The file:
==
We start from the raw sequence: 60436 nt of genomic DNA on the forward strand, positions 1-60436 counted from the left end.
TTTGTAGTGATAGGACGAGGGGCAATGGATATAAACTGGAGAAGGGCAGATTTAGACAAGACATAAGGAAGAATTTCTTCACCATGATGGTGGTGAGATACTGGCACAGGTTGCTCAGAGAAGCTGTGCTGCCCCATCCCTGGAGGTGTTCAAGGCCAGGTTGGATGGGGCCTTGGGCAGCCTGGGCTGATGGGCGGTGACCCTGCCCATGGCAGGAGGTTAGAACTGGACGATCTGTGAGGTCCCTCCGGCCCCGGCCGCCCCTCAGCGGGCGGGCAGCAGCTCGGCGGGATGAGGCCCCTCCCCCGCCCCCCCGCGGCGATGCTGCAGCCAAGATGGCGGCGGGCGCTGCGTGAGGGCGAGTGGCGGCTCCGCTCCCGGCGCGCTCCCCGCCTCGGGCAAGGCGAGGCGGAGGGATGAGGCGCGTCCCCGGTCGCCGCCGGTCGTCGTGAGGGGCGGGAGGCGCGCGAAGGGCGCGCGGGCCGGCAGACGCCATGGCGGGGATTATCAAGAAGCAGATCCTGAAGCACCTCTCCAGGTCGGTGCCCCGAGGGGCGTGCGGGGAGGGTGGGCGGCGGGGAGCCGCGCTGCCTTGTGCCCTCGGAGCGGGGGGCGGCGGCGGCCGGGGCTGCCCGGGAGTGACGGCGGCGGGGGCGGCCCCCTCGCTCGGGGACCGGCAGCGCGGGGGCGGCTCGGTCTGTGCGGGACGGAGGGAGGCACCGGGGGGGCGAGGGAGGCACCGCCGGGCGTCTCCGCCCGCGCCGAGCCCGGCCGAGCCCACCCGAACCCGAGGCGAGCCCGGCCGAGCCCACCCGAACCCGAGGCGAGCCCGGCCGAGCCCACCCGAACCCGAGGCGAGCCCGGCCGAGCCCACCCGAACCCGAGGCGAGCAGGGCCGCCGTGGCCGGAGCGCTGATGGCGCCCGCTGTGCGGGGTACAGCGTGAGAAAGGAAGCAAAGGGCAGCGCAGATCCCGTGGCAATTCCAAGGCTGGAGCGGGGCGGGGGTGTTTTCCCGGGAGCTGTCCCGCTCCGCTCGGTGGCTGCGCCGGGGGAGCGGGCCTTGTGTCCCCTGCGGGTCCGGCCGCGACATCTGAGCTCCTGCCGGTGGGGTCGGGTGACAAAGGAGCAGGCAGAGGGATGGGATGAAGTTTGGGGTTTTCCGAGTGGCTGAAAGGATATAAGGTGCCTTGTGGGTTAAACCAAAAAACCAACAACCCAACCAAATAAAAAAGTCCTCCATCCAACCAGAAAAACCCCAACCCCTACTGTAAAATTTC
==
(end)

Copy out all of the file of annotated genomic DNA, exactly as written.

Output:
We start from the raw sequence: 60436 nt of genomic DNA on the forward strand, positions 1-60436 counted from the left end.
TTTGTAGTGATAGGACGAGGGGCAATGGATATAAACTGGAGAAGGGCAGATTTAGACAAGACATAAGGAAGAATTTCTTCACCATGATGGTGGTGAGATACTGGCACAGGTTGCTCAGAGAAGCTGTGCTGCCCCATCCCTGGAGGTGTTCAAGGCCAGGTTGGATGGGGCCTTGGGCAGCCTGGGCTGATGGGCGGTGACCCTGCCCATGGCAGGAGGTTAGAACTGGACGATCTGTGAGGTCCCTCCGGCCCCGGCCGCCCCTCAGCGGGCGGGCAGCAGCTCGGCGGGATGAGGCCCCTCCCCCGCCCCCCCGCGGCGATGCTGCAGCCAAGATGGCGGCGGGCGCTGCGTGAGGGCGAGTGGCGGCTCCGCTCCCGGCGCGCTCCCCGCCTCGGGCAAGGCGAGGCGGAGGGATGAGGCGCGTCCCCGGTCGCCGCCGGTCGTCGTGAGGGGCGGGAGGCGCGCGAAGGGCGCGCGGGCCGGCAGACGCCATGGCGGGGATTATCAAGAAGCAGATCCTGAAGCACCTCTCCAGGTCGGTGCCCCGAGGGGCGTGCGGGGAGGGTGGGCGGCGGGGAGCCGCGCTGCCTTGTGCCCTCGGAGCGGGGGGCGGCGGCGGCCGGGGCTGCCCGGGAGTGACGGCGGCGGGGGCGGCCCCCTCGCTCGGGGACCGGCAGCGCGGGGGCGGCTCGGTCTGTGCGGGACGGAGGGAGGCACCGGGGGGGCGAGGGAGGCACCGCCGGGCGTCTCCGCCCGCGCCGAGCCCGGCCGAGCCCACCCGAACCCGAGGCGAGCCCGGCCGAGCCCACCCGAACCCGAGGCGAGCCCGGCCGAGCCCACCCGAACCCGAGGCGAGCCCGGCCGAGCCCACCCGAACCCGAGGCGAGCAGGGCCGCCGTGGCCGGAGCGCTGATGGCGCCCGCTGTGCGGGGTACAGCGTGAGAAAGGAAGCAAAGGGCAGCGCAGATCCCGTGGCAATTCCAAGGCTGGAGCGGGGCGGGGGTGTTTTCCCGGGAGCTGTCCCGCTCCGCTCGGTGGCTGCGCCGGGGGAGCGGGCCTTGTGTCCCCTGCGGGTCCGGCCGCGACATCTGAGCTCCTGCCGGTGGGGTCGGGTGACAAAGGAGCAGGCAGAGGGATGGGATGAAGTTTGGGGTTTTCCGAGTGGCTGAAAGGATATAAGGTGCCTTGTGGGTTAAACCAAAAAACCAACAACCCAACCAAATAAAAAAGTCCTCCATCCAACCAGAAAAACCCCAACCCCTACTGTAAAATTTC